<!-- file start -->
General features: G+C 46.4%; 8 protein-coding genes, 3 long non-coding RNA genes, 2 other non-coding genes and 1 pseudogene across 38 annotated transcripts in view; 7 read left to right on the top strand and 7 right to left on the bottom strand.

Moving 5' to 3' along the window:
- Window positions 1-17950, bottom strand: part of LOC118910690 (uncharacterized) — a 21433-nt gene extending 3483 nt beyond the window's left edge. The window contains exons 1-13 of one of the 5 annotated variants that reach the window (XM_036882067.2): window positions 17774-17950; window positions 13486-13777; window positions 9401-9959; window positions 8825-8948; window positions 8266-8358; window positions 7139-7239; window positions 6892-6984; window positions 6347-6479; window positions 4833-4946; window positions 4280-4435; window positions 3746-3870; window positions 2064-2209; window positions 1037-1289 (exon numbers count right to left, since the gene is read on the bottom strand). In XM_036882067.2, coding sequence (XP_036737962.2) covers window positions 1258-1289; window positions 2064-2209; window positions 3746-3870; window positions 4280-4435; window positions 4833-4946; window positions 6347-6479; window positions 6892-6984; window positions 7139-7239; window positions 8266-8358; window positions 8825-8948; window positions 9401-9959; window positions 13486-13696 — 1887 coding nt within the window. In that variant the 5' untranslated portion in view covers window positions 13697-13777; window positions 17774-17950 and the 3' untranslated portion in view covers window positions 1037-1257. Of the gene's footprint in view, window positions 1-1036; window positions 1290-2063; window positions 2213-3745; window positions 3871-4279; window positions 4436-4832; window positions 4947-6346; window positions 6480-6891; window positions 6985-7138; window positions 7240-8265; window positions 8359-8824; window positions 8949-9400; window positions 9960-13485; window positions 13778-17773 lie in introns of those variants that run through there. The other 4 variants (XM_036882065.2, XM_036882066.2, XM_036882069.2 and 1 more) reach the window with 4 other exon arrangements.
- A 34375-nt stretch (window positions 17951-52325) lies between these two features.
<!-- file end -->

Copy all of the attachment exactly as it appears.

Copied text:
General features: G+C 46.4%; 8 protein-coding genes, 3 long non-coding RNA genes, 2 other non-coding genes and 1 pseudogene across 38 annotated transcripts in view; 7 read left to right on the top strand and 7 right to left on the bottom strand.

Moving 5' to 3' along the window:
- Window positions 1-17950, bottom strand: part of LOC118910690 (uncharacterized) — a 21433-nt gene extending 3483 nt beyond the window's left edge. The window contains exons 1-13 of one of the 5 annotated variants that reach the window (XM_036882067.2): window positions 17774-17950; window positions 13486-13777; window positions 9401-9959; window positions 8825-8948; window positions 8266-8358; window positions 7139-7239; window positions 6892-6984; window positions 6347-6479; window positions 4833-4946; window positions 4280-4435; window positions 3746-3870; window positions 2064-2209; window positions 1037-1289 (exon numbers count right to left, since the gene is read on the bottom strand). In XM_036882067.2, coding sequence (XP_036737962.2) covers window positions 1258-1289; window positions 2064-2209; window positions 3746-3870; window positions 4280-4435; window positions 4833-4946; window positions 6347-6479; window positions 6892-6984; window positions 7139-7239; window positions 8266-8358; window positions 8825-8948; window positions 9401-9959; window positions 13486-13696 — 1887 coding nt within the window. In that variant the 5' untranslated portion in view covers window positions 13697-13777; window positions 17774-17950 and the 3' untranslated portion in view covers window positions 1037-1257. Of the gene's footprint in view, window positions 1-1036; window positions 1290-2063; window positions 2213-3745; window positions 3871-4279; window positions 4436-4832; window positions 4947-6346; window positions 6480-6891; window positions 6985-7138; window positions 7240-8265; window positions 8359-8824; window positions 8949-9400; window positions 9960-13485; window positions 13778-17773 lie in introns of those variants that run through there. The other 4 variants (XM_036882065.2, XM_036882066.2, XM_036882069.2 and 1 more) reach the window with 4 other exon arrangements.
- A 34375-nt stretch (window positions 17951-52325) lies between these two features.